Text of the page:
The days of the ‘Executive Presidency,’ the introduction of which through the 1978 Constitution has caused much controversy over the course of nearly four decades, now appear to be numbered. This was after President Maithripala Sirisena introduced a note to his Cabinet Ministers detailing plans to abolish the executive presidency and introduce a new electoral system.
President Sirisena had earlier made a pledge at the nationally televised funeral of Ven. Maduluwawe Sobitha Thera that he will ensure that the Executive Presidency is abolished at the end of his first term.
While the government did manage to get the 19th Amendment passed through Parliament which somewhat curtailed the powers of the executive presidency, it is still very much intact. As such, the Sirisena government has been facing increasing criticism that it was failing to fulfil its key pledges.
It is in this backdrop that fresh moves are now being made for the complete abolishing of the executive presidency. The government now plans to introduce a new Constitution altogether.
A Cabinet sub-committee under the chairmanship of Prime Minister Ranil Wickremesinghe has been appointed regarding the abolition of the executive presidency, drafting a new Constitution and amending the electoral system. Prime Minister Wickremesinghe’s office, meanwhile, has already published a ‘Parliamentary Resolution on Constitutional Assembly.’ Prime Minister Wickremesinghe is expected to present this motion in Parliament on January 9, 2016.
Accordingly, the entire Parliament will sit as a Constitutional Assembly. The Constitution Bill drafted by it will have to be passed by a two-thirds majority in Parliament and at a nation-wide Referendum.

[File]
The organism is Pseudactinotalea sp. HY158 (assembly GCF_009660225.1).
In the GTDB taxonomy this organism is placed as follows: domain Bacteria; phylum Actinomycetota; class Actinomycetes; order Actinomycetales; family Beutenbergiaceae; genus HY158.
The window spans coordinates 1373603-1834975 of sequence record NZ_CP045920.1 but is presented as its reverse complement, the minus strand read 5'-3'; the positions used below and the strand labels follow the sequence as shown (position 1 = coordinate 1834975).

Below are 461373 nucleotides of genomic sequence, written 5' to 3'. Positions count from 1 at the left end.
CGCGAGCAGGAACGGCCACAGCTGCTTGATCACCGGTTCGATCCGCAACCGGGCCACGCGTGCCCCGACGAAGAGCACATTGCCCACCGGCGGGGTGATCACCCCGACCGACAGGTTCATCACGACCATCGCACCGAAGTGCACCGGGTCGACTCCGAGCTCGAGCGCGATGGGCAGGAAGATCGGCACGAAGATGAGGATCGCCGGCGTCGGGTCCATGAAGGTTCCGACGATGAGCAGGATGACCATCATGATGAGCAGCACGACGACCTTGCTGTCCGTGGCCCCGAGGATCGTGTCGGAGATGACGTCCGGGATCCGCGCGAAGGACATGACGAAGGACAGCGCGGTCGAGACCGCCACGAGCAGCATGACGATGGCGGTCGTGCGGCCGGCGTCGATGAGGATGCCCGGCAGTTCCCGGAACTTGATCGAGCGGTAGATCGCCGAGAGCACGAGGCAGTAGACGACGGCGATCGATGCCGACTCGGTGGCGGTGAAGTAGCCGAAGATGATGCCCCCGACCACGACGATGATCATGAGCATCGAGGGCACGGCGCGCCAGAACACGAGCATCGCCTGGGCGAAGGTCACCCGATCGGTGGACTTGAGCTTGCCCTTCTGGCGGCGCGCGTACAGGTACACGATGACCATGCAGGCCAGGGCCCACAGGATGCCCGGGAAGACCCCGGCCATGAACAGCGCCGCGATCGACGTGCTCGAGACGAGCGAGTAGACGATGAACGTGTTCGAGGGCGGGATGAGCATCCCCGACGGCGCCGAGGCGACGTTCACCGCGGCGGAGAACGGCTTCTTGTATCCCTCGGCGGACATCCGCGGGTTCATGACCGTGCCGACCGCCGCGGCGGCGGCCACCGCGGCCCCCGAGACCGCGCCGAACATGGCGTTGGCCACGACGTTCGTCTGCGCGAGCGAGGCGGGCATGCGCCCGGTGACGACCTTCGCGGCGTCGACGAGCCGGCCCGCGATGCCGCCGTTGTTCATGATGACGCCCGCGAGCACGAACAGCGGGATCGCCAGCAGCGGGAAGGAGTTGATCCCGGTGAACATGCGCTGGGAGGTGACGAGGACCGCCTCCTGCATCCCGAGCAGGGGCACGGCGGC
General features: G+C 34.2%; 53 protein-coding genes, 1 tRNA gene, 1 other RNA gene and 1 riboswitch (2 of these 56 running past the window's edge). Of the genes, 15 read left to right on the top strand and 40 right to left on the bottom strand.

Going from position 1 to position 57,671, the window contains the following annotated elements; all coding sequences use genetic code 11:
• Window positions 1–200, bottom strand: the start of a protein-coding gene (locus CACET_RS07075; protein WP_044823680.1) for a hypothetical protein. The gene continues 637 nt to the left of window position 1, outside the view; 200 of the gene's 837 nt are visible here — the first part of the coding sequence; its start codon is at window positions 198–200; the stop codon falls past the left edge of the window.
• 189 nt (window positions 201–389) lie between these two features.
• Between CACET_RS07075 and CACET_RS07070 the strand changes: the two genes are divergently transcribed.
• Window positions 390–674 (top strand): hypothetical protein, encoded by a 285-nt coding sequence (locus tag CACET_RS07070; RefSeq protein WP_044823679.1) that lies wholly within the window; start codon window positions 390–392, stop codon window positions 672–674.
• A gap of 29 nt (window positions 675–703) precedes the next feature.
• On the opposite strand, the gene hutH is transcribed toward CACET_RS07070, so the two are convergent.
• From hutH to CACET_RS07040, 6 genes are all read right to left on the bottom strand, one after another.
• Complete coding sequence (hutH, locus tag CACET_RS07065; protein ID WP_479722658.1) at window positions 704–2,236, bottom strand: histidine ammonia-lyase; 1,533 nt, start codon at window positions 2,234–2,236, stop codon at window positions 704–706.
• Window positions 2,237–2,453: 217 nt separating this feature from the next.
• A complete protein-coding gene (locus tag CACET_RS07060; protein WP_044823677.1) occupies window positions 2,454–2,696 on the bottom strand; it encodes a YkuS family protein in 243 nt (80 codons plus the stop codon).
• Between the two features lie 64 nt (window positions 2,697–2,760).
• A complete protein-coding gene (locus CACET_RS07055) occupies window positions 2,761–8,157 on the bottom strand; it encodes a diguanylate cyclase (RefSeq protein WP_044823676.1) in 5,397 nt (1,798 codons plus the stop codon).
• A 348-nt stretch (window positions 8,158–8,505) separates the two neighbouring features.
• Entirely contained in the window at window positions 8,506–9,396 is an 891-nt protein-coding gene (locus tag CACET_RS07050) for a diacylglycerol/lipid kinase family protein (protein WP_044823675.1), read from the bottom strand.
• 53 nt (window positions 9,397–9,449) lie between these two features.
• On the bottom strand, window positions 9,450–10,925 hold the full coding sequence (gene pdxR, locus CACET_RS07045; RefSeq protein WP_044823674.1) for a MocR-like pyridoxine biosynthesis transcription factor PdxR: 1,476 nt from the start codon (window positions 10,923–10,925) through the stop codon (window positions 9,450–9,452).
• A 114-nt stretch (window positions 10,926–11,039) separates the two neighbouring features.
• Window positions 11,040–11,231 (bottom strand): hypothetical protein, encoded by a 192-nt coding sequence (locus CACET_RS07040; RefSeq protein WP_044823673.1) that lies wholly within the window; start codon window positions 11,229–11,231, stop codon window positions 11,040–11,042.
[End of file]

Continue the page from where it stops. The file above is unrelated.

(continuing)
In his column in the ‘Daily Mirror’ on May 2, 2015, veteran political analyst D.B.S. Jeyaraj observed that J.R. Jayewardene had long been a champion of this system who at a speech made on December 14, 1966, had outlined his vision for the executive presidency based on US and French models.
“The executive will be chosen directly by the people and is not dependent on the legislature. Such an executive is not subject to the whims and fancies of an elected legislature; not afraid to take correct but unpopular decisions because of censure from its parliamentary party,” he had stated in his speech, according to Jeyaraj.
Since the introduction of the 1978 Constitution, Sri Lanka has had six executive presidents. All have been accused at various times of abusing the sweeping powers afforded to them by the Constitution. This was precisely why the 19th Amendment was introduced.
The main argument made by the backers of the executive presidency is that it is needed for political stability and in the absence of such system governments could be toppled frequently by no-confidence motions.
However, UNP National List MP Dr. Jayampathy Wickramaratne, who was one of the chief architects of the 19th Amendment, dismissing this argument told this newspaper that this point is without merit. “This is an old argument which has been very clearly rejected by the people of this country at the January Presidential Election.” “If you take a list of the most stable countries in the world, you will see that almost all of them are parliamentary democracies,” Dr. Wickramaratne further noted. The MP cited the example of India; the largest democracy on earth, which is not toppled with rapid frequency.
“I’m for total abolition,” Dr. Wickramaratne said. He also defended the process that the government has laid out in order to abolish it completely, pointing out the entire Parliament would sit as a Constitutional Assembly in order to arrive at a consensus and that this would be placed before the people at a referendum. “What is set out in the Constitution will be followed. There will be no bypassing of due process,” he insisted.